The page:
A Gartner study shows that blade servers continue to be the fastest growing segment of the server market, which helps HP and IBM. However, proprietary blade architecture and the difficulty of developing I/O standards will continue to cause concerns for IT managers.
Blade servers will lead the server market in terms of growth in the next four to five years, but a lack of universal standards and the proprietary architecture
used for blades are still drawbacks.
In a Gartner blade market study released July 31, the research firm's analysts believe while the importance and benefits of blades will continue to grow, there are also serious drawbacks to consider.
The downside to blades includes the proprietary architecture used by all the major vendors-Hewlett-Packard, IBM, Dell
and Sun Microsystems-that make the creation of a heterogeneous data center based on blade technology nearly impossible.
In addition, there is a lack of universal standards in the market. For example, blades lack a common interface, which means that vendors such as Cisco and Brocade have to create different SAN (storage area network) and network switches to work with the different chassis.
"When IT departments buy blades now, they have to make a strategic decision to align themselves with that particular vendor's vision of how blades should work," said John Enck, an analyst with Gartner.
While there are some serious drawbacks, blades remain the hottest part of the server market. Between 2007 and 2012, Gartner predicts blade server shipments will see a compound annual growth rate of 19 percent. In 2007, blades represented 10 percent of all worldwide server shipments, and in 2012 that number will increase to 20 percent.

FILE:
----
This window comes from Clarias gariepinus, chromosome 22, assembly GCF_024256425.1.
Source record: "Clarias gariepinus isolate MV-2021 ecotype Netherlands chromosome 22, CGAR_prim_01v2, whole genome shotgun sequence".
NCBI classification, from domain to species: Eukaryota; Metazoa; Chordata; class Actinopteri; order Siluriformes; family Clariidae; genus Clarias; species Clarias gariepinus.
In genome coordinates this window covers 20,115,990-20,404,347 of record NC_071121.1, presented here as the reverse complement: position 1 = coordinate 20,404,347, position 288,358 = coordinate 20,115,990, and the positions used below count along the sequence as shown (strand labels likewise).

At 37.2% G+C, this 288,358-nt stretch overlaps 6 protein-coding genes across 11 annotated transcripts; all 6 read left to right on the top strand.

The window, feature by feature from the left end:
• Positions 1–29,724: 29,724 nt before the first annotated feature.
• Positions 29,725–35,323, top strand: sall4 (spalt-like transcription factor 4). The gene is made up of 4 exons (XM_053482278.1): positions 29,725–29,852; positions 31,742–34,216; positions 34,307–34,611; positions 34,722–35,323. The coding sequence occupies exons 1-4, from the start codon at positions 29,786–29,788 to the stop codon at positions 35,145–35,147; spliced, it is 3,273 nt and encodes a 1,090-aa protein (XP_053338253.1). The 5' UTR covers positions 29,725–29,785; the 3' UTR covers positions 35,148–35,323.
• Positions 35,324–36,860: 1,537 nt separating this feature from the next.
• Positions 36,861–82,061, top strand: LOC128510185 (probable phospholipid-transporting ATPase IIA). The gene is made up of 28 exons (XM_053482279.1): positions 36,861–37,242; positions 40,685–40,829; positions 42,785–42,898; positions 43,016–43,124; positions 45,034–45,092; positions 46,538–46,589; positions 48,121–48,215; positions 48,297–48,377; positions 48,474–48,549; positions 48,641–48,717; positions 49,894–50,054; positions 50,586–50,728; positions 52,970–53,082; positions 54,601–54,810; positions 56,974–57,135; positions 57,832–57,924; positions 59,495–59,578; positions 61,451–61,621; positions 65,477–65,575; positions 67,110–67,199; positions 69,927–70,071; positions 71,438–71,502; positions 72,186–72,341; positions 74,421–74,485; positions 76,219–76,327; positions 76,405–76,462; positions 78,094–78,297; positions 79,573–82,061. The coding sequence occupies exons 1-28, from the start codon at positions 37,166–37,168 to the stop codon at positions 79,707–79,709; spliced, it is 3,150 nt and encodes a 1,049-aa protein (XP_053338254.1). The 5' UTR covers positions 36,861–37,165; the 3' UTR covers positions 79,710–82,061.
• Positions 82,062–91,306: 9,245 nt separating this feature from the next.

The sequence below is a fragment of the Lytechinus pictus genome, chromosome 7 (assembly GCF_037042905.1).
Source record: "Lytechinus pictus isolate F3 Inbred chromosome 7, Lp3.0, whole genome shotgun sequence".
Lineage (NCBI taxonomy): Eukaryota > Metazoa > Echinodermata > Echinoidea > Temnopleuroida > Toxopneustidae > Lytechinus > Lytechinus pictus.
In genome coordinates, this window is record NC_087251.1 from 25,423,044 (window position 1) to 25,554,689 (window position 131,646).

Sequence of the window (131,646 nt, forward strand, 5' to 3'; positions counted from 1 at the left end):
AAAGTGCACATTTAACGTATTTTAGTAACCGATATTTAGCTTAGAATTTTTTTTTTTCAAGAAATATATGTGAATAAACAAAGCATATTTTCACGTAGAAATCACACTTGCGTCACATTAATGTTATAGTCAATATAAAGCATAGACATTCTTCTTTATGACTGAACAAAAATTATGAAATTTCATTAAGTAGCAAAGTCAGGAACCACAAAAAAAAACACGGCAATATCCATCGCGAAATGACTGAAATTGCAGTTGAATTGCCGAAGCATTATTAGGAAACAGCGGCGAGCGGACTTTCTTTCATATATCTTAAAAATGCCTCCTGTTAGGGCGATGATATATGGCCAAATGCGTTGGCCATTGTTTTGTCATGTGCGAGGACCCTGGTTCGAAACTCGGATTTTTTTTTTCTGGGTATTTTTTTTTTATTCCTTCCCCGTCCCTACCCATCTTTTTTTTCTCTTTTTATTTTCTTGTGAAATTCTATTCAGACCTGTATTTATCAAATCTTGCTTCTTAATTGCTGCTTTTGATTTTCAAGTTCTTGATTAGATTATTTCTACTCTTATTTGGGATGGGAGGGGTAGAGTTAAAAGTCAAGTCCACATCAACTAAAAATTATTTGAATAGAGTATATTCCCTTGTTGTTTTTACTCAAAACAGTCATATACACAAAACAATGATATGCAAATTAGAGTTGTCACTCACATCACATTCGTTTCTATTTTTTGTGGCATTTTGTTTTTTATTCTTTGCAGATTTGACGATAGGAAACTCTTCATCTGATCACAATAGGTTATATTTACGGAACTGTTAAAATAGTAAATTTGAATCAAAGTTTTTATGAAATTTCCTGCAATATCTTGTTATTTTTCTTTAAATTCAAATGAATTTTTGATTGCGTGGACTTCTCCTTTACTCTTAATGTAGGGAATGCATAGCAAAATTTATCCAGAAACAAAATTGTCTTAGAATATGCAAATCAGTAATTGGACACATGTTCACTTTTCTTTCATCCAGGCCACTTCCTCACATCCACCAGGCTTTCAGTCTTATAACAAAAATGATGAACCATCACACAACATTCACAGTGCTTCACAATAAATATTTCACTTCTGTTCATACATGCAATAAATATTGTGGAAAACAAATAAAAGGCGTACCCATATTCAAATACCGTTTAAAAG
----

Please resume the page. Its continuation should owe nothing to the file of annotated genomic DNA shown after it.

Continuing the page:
If those five-year projections hold true, Enck points out that traditional rack-mounted servers would still represent about 60 percent of the total market.
Currently, HP and IBM dominate the blade market
, and both companies combined control about 75 percent of the total worldwide shipments. One reason that blades have grown in popularity, Enck said, is that HP and IBM have put more marketing and sales muscle behind these systems in the past years than their more traditional rack-mount servers.
There are a host of changes coming into the blade market that Gartner predicts will start changing the ways IT thinks about blades and how it deploys these systems within a data center infrastructure. These changes, which will happen between 2010 and 2012, include blade server aggregation that will allow two individual blades to be logically joined, which will then create one logical server.
Other improvements include better I/O connections, including 10 Gigabit Ethernet and InfiniBand, and improved I/O controls. Gartner is also looking for vendors to increase the virtualization options with blades, including embedding the hypervisor into the hardware itself.
One serious improvement that might be three to five years away is chassis interconnections, which will enable shared resources and reduce some of the proprietary nature of the blade market.